Just use Jon's 1-Month Rule: Am I going to use this at least once a month?

If so, then buy the more expensive one.

*

The same applies to time and energy. If you are going to use it less frequently than once a month, then don't waste much time researching reviews, nor much energy stressing about your purchase afterwards, etc.

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Canadian NextDoor.com: GoNeighbour.org

This is interesting for Canadians waiting for the NextDoor.com neighbourhood social network to open in Canada. It's called GoNeighbour.org and it looks like the same sort of thing, but for Canadian neighbourhoods.

The funny thing is that there are only like 2 pages on the internet that link to it. Wonder why there aren't more articles about it.

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APA Style Validator

My wife needs to write some papers that conform to APA style/references. I looked on the web but couldn't find a validator/lint program for APA style.

So I wrote this one: APA Check. It only has a few checks right now, but that will grow. It's written in JavaScript so it's easy to hack and submit pull requests.

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You are Orange

"People who are ORANGE are often spontaneous and flamboyant. They need a lot of variety and freedom. They take pride in being highly skilled and in being able to do several things at a time. They enjoy "hands on" work and often are good in a crisis. They are risk takes, seek challenges and are optimistic."

From the True Colors Personality Test.

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Don't just "make something". Rather, "make good".

Every so often on Hacker News, there is an article calling upon everyone to "make something". There is the Maker Culture (Wikipedia) and Maker Faire and Maker Spaces. And the mantra is "just make something". Anything. It does't matter. Just Make Something!

I don't agree with this philosophy of life at all. It seems so shallow. A better philosophy is the Catholic (and Aristotelian) one given by Joseph Pieper in his book The Four Cardinal Virtues (archive.org): that the ultimate goal of a human being is to "love the good and accomplish it".

How to do that? Here are some examples from a Guide for Confirmation Sponsors that I received today from my parish:

  • Spiritual Works of Mercy
    • Be the first to bring peace; never hold a grudge.
    • Encourage those who are discouraged by difficulties in trials.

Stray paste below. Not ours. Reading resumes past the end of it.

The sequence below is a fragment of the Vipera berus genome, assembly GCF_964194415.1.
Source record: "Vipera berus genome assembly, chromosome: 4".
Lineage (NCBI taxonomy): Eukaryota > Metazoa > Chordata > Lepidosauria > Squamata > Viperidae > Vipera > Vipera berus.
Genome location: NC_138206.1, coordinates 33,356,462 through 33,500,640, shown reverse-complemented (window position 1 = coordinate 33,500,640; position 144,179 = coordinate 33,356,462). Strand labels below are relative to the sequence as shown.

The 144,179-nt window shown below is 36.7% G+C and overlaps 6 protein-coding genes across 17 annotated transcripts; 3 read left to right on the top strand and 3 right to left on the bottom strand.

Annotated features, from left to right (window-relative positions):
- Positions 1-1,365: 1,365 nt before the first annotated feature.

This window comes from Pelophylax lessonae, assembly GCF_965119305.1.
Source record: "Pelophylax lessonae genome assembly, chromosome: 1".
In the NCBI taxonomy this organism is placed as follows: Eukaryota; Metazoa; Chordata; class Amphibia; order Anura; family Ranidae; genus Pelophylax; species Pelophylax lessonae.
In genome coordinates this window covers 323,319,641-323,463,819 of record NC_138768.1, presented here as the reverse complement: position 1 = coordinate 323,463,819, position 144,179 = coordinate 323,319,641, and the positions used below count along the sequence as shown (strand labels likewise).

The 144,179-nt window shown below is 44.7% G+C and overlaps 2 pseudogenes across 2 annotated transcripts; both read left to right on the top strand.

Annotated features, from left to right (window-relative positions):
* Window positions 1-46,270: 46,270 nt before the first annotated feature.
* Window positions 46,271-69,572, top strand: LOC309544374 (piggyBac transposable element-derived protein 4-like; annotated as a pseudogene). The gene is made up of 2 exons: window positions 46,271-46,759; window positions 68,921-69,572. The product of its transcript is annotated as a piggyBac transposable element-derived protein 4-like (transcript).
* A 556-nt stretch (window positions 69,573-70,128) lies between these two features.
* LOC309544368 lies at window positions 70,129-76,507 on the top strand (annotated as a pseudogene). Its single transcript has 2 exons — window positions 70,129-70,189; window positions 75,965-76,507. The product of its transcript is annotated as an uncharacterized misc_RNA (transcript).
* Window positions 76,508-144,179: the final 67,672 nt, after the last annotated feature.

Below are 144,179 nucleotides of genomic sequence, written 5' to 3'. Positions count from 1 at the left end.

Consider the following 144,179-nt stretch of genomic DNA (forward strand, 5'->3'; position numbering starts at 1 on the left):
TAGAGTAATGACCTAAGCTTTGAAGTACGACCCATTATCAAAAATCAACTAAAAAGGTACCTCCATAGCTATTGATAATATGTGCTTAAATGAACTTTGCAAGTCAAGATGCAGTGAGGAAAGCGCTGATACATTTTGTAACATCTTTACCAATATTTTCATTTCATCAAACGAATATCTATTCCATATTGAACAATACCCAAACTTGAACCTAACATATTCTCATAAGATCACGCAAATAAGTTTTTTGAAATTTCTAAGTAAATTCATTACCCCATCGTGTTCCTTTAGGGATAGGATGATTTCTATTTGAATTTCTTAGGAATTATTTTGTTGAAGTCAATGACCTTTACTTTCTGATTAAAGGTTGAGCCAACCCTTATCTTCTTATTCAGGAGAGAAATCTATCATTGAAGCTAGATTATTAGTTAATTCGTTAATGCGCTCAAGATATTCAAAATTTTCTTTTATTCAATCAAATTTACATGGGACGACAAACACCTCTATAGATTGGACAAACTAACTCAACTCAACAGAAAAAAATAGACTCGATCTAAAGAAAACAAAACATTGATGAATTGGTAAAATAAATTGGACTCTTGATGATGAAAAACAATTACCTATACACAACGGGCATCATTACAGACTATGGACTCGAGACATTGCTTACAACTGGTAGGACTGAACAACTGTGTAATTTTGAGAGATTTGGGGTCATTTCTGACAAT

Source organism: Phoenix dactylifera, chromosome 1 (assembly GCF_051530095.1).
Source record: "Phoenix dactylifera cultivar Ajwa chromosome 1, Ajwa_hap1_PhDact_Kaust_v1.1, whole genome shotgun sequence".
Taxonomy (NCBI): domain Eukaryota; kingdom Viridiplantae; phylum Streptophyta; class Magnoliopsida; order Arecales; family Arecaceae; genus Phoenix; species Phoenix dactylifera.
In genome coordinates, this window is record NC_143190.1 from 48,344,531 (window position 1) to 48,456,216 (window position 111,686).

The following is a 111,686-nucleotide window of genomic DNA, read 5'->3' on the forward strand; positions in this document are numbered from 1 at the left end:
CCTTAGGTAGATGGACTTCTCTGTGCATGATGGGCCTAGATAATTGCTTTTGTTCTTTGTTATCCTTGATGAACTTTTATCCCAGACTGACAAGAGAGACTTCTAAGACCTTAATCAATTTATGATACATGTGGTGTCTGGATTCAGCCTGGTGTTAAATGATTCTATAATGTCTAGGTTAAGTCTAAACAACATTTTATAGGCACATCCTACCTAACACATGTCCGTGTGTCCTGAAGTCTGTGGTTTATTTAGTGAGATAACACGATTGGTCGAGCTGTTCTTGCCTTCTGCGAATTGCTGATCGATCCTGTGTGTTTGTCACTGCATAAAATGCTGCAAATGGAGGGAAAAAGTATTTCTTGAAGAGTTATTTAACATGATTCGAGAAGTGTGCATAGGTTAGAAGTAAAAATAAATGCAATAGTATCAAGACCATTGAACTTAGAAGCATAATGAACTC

• Give your sympathetic understanding to your friends and family when they are in sorrow
    • Pray for all the people that you know whether they are living or dead.
  • Corporal Works of Mercy
    • Freely give to charitable organizations.
    • Give useful clothing to the poor.
    • Help with babysitting.
    • Attend funerals.

I would rather do any of the above works of mercy than make a pinwheel operated by a DC motor controlled by a Raspberry Pi computer. 

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Fr. Larry's homily

Fr. Larry gave a nice homily last Sunday on the Feast of the Holy Family. Main point was that the family is all about:
  • Love: Giving of oneself.
  • Prayer: Going to the Source to fill oneself up with love to give to others.
  • Sacrifice: Uniting love and prayer.
  • Forgiveness: Essential for marriage.
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Photo Storage Strategy

My wife and I are taking more photos these days, and like most people, we now need a "photo storage strategy" - a solution for managing all of the digital photos we take. We have a couple of thousand old photos, and new photos coming in via our iPhones and our digital camera.

Our criteria for the system were:

  1. Easy-to-use photo management software for the wife.
  2. Large storage capacity (the 60GB on the Macbook Air was filling up fast).
  3. Cloud backup.

The solution we came up with was:

  1. iPhoto. Wife was already using it.
  2. 1TB external USB drive that we already have.
  3. CrashPlan $6/mo cloud backup.

We considered various alternatives.

  1. Alternatives to iPhoto: Picasa. But people say it's not so easy to use. Plus my wife already knows iPhoto, although she finds the photo-book functionality annoying to use. I told her to just use albums instead of photo-books.
  2. Local Storage: For network drives like Synology ($500) or Zyxel ($250) I'd rather not pay. A nice thing about the Synology is that you can do headless backups (no computer required) - I'm not sure about the Zyxel. There's also the WD MyCloud ($150) but it has terrible reviews.
  3. Cloud Backup: Google Drive and Dropbox don't seem to work well with external USB drives. MS OneDrive says that they do work with external USB drives, but I don't trust it, given that Google Drive doesn't. So I'm left with CrashPlan and BackBlaze, which are pretty much on par with each other.

One cool thing I discovered about iPhoto is that when I sync our iPhones and camera with it over USB, it figures out which photos have already been imported, so it imports only the new ones. Nice!